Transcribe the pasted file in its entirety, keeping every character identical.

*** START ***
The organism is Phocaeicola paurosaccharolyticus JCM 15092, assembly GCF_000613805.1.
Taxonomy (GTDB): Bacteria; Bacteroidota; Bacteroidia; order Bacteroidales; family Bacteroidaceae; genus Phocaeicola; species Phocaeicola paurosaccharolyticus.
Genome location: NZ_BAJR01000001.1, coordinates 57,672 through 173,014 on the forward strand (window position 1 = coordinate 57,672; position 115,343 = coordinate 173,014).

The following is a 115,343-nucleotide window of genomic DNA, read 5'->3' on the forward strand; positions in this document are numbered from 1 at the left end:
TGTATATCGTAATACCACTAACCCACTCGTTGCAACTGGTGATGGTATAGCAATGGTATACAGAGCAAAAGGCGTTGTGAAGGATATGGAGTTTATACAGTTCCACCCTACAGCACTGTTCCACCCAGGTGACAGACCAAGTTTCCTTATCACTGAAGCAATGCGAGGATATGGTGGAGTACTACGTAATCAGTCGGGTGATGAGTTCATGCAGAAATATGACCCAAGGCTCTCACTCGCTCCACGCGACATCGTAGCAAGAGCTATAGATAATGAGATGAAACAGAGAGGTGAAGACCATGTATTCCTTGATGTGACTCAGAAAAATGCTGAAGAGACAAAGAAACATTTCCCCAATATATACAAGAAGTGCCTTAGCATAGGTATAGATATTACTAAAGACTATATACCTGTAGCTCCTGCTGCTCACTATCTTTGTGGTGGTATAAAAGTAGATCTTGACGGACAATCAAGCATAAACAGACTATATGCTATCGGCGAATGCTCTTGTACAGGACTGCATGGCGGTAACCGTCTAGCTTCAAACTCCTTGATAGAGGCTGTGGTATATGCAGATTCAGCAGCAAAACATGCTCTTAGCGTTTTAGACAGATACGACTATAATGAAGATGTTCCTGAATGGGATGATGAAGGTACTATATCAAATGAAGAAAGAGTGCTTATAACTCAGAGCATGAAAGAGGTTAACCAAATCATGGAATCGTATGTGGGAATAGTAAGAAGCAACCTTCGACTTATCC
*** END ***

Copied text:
The organism is Phocaeicola paurosaccharolyticus JCM 15092, assembly GCF_000613805.1.
Taxonomy (GTDB): Bacteria; Bacteroidota; Bacteroidia; order Bacteroidales; family Bacteroidaceae; genus Phocaeicola; species Phocaeicola paurosaccharolyticus.
Genome location: NZ_BAJR01000001.1, coordinates 57,672 through 173,014 on the forward strand (window position 1 = coordinate 57,672; position 115,343 = coordinate 173,014).

The following is a 115,343-nucleotide window of genomic DNA, read 5'->3' on the forward strand; positions in this document are numbered from 1 at the left end:
TGTATATCGTAATACCACTAACCCACTCGTTGCAACTGGTGATGGTATAGCAATGGTATACAGAGCAAAAGGCGTTGTGAAGGATATGGAGTTTATACAGTTCCACCCTACAGCACTGTTCCACCCAGGTGACAGACCAAGTTTCCTTATCACTGAAGCAATGCGAGGATATGGTGGAGTACTACGTAATCAGTCGGGTGATGAGTTCATGCAGAAATATGACCCAAGGCTCTCACTCGCTCCACGCGACATCGTAGCAAGAGCTATAGATAATGAGATGAAACAGAGAGGTGAAGACCATGTATTCCTTGATGTGACTCAGAAAAATGCTGAAGAGACAAAGAAACATTTCCCCAATATATACAAGAAGTGCCTTAGCATAGGTATAGATATTACTAAAGACTATATACCTGTAGCTCCTGCTGCTCACTATCTTTGTGGTGGTATAAAAGTAGATCTTGACGGACAATCAAGCATAAACAGACTATATGCTATCGGCGAATGCTCTTGTACAGGACTGCATGGCGGTAACCGTCTAGCTTCAAACTCCTTGATAGAGGCTGTGGTATATGCAGATTCAGCAGCAAAACATGCTCTTAGCGTTTTAGACAGATACGACTATAATGAAGATGTTCCTGAATGGGATGATGAAGGTACTATATCAAATGAAGAAAGAGTGCTTATAACTCAGAGCATGAAAGAGGTTAACCAAATCATGGAATCGTATGTGGGAATAGTAAGAAGCAACCTTCGACTTATCC